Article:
The day begins with congregational prayers in an Idgah; across South Asia women still do not normally go to the mosque to pray, preferring to offer their daily prayers as well as the special Id one at home. Whereas women in the Far East, West Asia and other Muslim-dominated areas do go to mosques where they offer prayers not alongside the men but in demarcated areas. The Id Namaaz is followed by a special Khutbah (sermon) and then, after the customary Id greeting of embracing three times, the men usually go to graveyards to offer Fatiha (special prayers) to their ancestors.

The family graveyard in Bhadohi, which is where I am to celebrate Id, is a charming spot located next to the Idgah; it is cathartic to remember the dead in this serene space with towering trees and flowering bushes.

It is at such times, surrounded as one is by generations of ancestors sleeping the Eternal Sleep under mounds of earth, that all questions of identity get resolved. Generations have lived and died here; the trees that shelter their graves are as much ours as is the soil that covers them. How can one, then, be anything but a Hindustani?

Back home, the sacrifice has to be performed at the earliest possible. Its meat is divided into three equal parts: one for the poor and needy, one for friends and neighbours and a third for one’s self. No distinction is to be made between who it goes to — for it must be sent to friends and neighbours regardless of religion or rank.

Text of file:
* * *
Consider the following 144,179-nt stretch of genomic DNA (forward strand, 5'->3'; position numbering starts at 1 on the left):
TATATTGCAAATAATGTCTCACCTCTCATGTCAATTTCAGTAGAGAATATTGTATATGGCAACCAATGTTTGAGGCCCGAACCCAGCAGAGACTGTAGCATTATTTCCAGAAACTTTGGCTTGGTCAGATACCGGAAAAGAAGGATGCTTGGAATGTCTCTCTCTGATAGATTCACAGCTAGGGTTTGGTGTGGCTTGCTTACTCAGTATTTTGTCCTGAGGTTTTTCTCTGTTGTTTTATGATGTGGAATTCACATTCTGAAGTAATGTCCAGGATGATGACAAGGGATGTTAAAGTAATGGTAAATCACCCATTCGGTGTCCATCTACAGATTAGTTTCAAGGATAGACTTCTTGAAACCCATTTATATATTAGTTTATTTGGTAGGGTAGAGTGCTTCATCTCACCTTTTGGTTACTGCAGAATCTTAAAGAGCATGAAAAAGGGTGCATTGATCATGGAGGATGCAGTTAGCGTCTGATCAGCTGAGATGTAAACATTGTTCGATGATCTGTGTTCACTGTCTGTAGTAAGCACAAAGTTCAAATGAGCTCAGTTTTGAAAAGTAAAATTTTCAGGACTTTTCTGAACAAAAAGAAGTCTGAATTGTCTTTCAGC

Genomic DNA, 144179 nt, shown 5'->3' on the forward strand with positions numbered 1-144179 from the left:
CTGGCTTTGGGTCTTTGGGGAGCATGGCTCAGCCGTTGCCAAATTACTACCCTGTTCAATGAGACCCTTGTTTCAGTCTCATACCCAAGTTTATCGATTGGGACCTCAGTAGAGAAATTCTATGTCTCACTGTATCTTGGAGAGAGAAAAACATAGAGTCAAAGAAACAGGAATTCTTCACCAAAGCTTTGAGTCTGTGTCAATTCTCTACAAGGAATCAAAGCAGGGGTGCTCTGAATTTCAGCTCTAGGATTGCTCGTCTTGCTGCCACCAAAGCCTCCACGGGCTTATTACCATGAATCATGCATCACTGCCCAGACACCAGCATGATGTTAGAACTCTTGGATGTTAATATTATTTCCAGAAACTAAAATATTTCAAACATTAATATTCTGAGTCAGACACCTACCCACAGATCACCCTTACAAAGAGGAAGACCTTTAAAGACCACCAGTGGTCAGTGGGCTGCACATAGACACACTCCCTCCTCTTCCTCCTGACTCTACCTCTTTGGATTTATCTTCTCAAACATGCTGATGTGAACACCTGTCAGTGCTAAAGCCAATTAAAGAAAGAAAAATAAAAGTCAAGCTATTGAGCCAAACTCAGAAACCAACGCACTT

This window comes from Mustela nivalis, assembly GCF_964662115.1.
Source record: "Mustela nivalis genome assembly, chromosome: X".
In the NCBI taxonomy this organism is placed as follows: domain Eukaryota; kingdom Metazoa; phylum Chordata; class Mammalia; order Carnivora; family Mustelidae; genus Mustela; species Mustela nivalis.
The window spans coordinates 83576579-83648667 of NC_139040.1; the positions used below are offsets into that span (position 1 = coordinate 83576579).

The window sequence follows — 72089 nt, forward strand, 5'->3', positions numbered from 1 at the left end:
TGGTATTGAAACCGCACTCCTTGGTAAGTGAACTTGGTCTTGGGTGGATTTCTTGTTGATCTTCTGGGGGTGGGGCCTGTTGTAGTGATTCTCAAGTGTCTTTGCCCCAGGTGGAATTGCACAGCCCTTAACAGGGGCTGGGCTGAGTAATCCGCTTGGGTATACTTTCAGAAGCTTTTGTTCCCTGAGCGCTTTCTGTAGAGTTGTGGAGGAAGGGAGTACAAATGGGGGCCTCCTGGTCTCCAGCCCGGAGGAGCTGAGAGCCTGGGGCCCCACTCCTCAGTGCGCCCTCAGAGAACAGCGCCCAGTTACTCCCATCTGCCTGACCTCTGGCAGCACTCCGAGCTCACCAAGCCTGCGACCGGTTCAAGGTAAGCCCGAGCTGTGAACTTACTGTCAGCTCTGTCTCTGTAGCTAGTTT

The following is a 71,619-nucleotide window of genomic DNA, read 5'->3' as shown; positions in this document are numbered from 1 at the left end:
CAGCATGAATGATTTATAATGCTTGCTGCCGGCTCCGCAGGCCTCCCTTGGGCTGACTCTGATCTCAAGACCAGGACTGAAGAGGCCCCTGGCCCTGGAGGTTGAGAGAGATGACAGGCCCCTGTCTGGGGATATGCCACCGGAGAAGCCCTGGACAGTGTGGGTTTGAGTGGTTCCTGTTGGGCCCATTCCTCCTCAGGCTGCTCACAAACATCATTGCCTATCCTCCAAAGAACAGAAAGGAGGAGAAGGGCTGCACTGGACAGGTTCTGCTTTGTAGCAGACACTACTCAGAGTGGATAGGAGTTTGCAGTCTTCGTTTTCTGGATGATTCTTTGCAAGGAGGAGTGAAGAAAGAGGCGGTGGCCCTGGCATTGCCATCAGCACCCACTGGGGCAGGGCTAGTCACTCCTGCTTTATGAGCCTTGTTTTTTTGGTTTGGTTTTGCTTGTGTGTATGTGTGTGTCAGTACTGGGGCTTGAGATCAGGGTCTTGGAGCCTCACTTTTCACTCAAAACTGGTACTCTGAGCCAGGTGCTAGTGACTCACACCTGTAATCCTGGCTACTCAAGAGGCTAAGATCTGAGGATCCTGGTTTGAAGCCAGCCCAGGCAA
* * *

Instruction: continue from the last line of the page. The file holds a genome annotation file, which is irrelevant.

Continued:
And while the men and boys laze around, drink tea; go visiting relatives and friends soon after the Qurbani, the women’s work begins. Keeping a watchful eye on the proceedings, ensuring the butcher who has taken over the job of cutting and cleaning from the men in the family has cut the meat just so, dividing the meat with mathematical precision, wrapping the apportioned pieces in paper for distribution and then launching upon the humongous task of cooking the many delicacies that are Id favourites — it is a long day for women.

The first of the many Id dishes to tickle one’s palate is Kaleji, goat’s liver cooked in a pungent sauce and redolent with the robust flavour of Methi seeds. What follows is a day of relentless binging. Having had one’s fill of whatever has been cooked in one’s immediate family, one embarks on a gastronomic journey that has many known and unknown delights.

The Biryani at X Dadi’s house is a cherished memory as are the Kabab’s at Y Chacha’s home, not to mention the akhra (ribs) cooked by his sister. The new daughter-in-law of Z Bhabhi, so one is told in tones of hushed awe, makes the most incredible Paye (trotters). And then, of course, the sheer (milky Sewaiyan) made by Z Bhabhi herself is the stuff that sweet dreams are made of. And so, going by past experience and new gossip on the family grapevine, one sets out on a house-hopping adventure.

The young get to stuff their pockets and purses with Idi money and the old fill their bellies to bursting point with layer upon layer of special dishes. But for those who have come from distant places, Id is a time to reconnect and replenish family bonds.

Rakhshanda Jalil is a literary critic and translator. Her most recent book is Liking Progress, Loving Change: a Literary History of the Progressive Writers’ Movement in Urdu